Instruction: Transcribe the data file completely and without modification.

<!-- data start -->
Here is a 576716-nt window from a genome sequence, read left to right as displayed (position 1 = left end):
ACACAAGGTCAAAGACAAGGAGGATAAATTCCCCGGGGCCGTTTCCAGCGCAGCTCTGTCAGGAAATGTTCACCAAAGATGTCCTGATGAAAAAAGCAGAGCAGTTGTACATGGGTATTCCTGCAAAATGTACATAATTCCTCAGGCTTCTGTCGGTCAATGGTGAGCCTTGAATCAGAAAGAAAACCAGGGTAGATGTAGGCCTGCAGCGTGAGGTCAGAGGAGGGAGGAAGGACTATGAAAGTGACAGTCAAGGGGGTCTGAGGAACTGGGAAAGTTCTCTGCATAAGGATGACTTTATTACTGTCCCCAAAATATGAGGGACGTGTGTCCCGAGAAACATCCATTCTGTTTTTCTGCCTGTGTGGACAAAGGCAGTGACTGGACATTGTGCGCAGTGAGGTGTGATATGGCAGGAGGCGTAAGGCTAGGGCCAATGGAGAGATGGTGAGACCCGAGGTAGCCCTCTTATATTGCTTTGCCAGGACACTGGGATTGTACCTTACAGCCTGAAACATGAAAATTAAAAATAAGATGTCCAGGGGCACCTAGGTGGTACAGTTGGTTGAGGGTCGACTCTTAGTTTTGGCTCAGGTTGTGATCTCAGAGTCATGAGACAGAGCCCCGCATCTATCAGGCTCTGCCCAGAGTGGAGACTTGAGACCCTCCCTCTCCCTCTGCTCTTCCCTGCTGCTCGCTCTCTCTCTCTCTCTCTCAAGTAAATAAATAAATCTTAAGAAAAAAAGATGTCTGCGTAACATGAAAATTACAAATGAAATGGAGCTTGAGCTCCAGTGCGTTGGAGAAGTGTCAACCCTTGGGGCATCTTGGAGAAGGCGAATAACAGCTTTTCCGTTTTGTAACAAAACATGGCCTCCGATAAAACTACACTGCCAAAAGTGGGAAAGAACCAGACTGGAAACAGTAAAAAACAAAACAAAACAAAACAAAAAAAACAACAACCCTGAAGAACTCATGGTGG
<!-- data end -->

Here is a 576716-nt window from a genome sequence, read left to right as displayed (position 1 = left end):
ACACAAGGTCAAAGACAAGGAGGATAAATTCCCCGGGGCCGTTTCCAGCGCAGCTCTGTCAGGAAATGTTCACCAAAGATGTCCTGATGAAAAAAGCAGAGCAGTTGTACATGGGTATTCCTGCAAAATGTACATAATTCCTCAGGCTTCTGTCGGTCAATGGTGAGCCTTGAATCAGAAAGAAAACCAGGGTAGATGTAGGCCTGCAGCGTGAGGTCAGAGGAGGGAGGAAGGACTATGAAAGTGACAGTCAAGGGGGTCTGAGGAACTGGGAAAGTTCTCTGCATAAGGATGACTTTATTACTGTCCCCAAAATATGAGGGACGTGTGTCCCGAGAAACATCCATTCTGTTTTTCTGCCTGTGTGGACAAAGGCAGTGACTGGACATTGTGCGCAGTGAGGTGTGATATGGCAGGAGGCGTAAGGCTAGGGCCAATGGAGAGATGGTGAGACCCGAGGTAGCCCTCTTATATTGCTTTGCCAGGACACTGGGATTGTACCTTACAGCCTGAAACATGAAAATTAAAAATAAGATGTCCAGGGGCACCTAGGTGGTACAGTTGGTTGAGGGTCGACTCTTAGTTTTGGCTCAGGTTGTGATCTCAGAGTCATGAGACAGAGCCCCGCATCTATCAGGCTCTGCCCAGAGTGGAGACTTGAGACCCTCCCTCTCCCTCTGCTCTTCCCTGCTGCTCGCTCTCTCTCTCTCTCTCTCAAGTAAATAAATAAATCTTAAGAAAAAAAGATGTCTGCGTAACATGAAAATTACAAATGAAATGGAGCTTGAGCTCCAGTGCGTTGGAGAAGTGTCAACCCTTGGGGCATCTTGGAGAAGGCGAATAACAGCTTTTCCGTTTTGTAACAAAACATGGCCTCCGATAAAACTACACTGCCAAAAGTGGGAAAGAACCAGACTGGAAACAGTAAAAAACAAAACAAAACAAAACAAAAAAAACAACAACCCTGAAGAACTCATGGTGG